The phone number for author of this story, Bill Zlatos, is listed at the end. Consider calling him to ask why no student, parent or member of a peace group is quoted in this article.
After a monthlong battle, the city school board adopted a policy Wednesday night that restricts military and other recruiters in schools.
In response to complaints about military recruiters by parents and peace groups, the board voted 8-1 to adopt five guidelines that take effect this school year, with school board member Mark Brentley dissenting.
The new rules do the following:
* Require recruiters to register with the principal or an administrator upon arrival.
* Require a district employee to escort recruiters around a school unless they can show proof of having state and federal clearances or a statement from their employer that they have such clearances.
* Prohibit them from sponsoring contests, drawings, lotteries or from exchanging gifts unless they are of scholarships or are of minimal value.
* Ban them from using exhibits that violate the district’s weapons policy or using video games that depict weapons or violence.
* Limit them to meeting students in areas designated by the principal.
Youth Against War and Racism, based in cities across the north and northwestern areas of the country, is fighting the good fight against military recruiters in schools.
Last Wednesday students visited the Seattle School Board meeting again to demand that military recruiters be banned from schools. Like other districts across the country, the school board argues it will lose federal funding under No Child Left Behind if recruiters are denied equal access to students, but YAWR won’t take no for an answer. A board member claims it’s not worth banning military recruiters because under NCLB college recruiters would be banned as well – I wonder how students would react to that claim. How often to college recruiters, who don’t have military recruiters’ $2 billion budget to support them, visit their schools? Do they really help students get into college? And what is the district doing to resist NCLB, if it’s sympathetic to the students’ demands?
For the third time in three months, a rowdy group of students and community members opposed to military recruiting in high schools disrupted a Seattle School Board meeting Wednesday — and promised to keep going back until they believe they have been heard.
At Wednesday’s meeting, they expressed frustration that the board is considering policy changes that would limit — but not ban — military recruiting in Seattle’s public high schools.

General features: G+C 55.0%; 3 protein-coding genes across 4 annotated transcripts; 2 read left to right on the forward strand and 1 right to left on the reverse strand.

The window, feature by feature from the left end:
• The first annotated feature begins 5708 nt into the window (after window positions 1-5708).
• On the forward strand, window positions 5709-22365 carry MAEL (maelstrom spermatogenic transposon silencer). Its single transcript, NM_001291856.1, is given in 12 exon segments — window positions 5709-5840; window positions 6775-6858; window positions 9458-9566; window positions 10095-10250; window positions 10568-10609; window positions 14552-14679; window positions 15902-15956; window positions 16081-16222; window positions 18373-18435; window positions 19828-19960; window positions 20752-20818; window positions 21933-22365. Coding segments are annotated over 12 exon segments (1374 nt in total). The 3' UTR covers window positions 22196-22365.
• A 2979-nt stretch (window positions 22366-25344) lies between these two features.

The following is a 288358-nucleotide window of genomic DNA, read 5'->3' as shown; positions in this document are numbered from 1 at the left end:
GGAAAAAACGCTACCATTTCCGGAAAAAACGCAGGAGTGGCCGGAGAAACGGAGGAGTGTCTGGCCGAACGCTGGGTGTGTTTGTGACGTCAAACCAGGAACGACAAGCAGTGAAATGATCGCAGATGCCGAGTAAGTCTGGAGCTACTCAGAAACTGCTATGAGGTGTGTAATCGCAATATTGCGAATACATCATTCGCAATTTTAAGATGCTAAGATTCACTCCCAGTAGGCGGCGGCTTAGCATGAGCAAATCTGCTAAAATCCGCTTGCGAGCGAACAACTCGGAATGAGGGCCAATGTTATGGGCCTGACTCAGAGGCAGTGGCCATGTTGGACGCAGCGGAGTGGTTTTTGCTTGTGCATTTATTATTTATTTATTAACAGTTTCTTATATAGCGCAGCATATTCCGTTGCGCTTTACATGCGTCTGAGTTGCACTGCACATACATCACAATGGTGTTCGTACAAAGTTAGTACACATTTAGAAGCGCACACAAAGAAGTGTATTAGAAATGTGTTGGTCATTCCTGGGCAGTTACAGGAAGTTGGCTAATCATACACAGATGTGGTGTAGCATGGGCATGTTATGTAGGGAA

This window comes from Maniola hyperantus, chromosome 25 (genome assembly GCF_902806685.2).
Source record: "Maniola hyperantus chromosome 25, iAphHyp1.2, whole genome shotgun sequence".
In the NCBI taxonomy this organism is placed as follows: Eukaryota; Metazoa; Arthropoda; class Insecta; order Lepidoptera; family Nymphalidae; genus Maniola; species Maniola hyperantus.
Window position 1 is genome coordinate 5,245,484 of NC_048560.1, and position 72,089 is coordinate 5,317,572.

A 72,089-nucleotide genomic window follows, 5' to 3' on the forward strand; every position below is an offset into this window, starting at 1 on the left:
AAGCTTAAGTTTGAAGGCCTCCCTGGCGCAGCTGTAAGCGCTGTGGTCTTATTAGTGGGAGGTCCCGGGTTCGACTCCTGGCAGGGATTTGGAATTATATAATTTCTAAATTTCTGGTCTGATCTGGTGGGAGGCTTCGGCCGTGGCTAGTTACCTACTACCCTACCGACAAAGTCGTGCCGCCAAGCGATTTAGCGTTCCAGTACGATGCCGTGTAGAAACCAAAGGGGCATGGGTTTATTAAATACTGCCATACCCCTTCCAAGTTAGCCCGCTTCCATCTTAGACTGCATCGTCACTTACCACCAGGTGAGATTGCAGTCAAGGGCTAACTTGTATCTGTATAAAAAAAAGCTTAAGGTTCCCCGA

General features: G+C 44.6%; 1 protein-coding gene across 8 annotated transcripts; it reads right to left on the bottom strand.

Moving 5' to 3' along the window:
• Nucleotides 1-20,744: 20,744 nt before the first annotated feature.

The group hopes to persuade board members to adopt a stricter policy and has held rallies and attended district meetings over the past few months in an effort to press the case.
“The School Board needs to take a stand against allowing these aggressive recruiters into our schools,” said Ramy Khalil, one of several who spoke during the public-testimony portion of the meeting.
Speakers’ comments were punctuated with whoops and chants of “Books not bombs!” and “This is what democracy looks like!”
Their activity earned several rebukes from School Board President Cheryl Chow, who warned the unruly audience members that they would be kicked out of the meeting if they didn’t show some respect.
Under the recruiting proposal, colleges, employers and branches of the military would each be allowed two visits per school, per year. The district would compile an annual report on the number of students who opted out of providing information to the military and maintain a Web site that would offer information on school recruitment policies and opt-out forms.
Board member Brita Butler-Wall, who heads the committee recommending the recruiting changes, said she is sympathetic to the students’ stance but worries that it would be needlessly restrictive.
She said she does not believe that “it’s in the best interest of our students to ban all college recruiters from high schools, which would be required if we chose to ban all military recruiters.”…
YAWR’s militancy prompted the Seattle Times to editorialize against them. Note how the Times complains of “activists” and protesters” disrupting school board meetings, hiding the fact that YAWR is a student-led group and it is the students of the district who are making these demands. It’s a powerful thing when students organize for control over the institutions that are supposed to serve them, and the Times doesn’t want to acknowledge that to its readers.
Minnesota YAWR has made a call for a nationwide student walkout, in both high schools and colleges, to protest the war in Iraq and recruiters in schools. The tentative date is set for November 16.
…Various student groups have called national walkouts before, but often these have been called on short notice with little time to prepare a serious mobilization, and with only a few dozen colleges and high schools involved. As a result, the national reach and political impact of past walkouts have been limited. That’s why we want to help jump-start serious dialogue and planning this summer about how we can unite our whole movement behind a well prepared, nationally coordinated, powerful action next fall…
Protestors lay on the floor, which was tinged with fake blood, to represent those killed during war. Protesters shouted, “What do we want? Recruiters out! When do we want it? Now!”
This was the scene Wednesday evening as activists took a stand against military recruitment in public schools at the Seattle School Board meeting.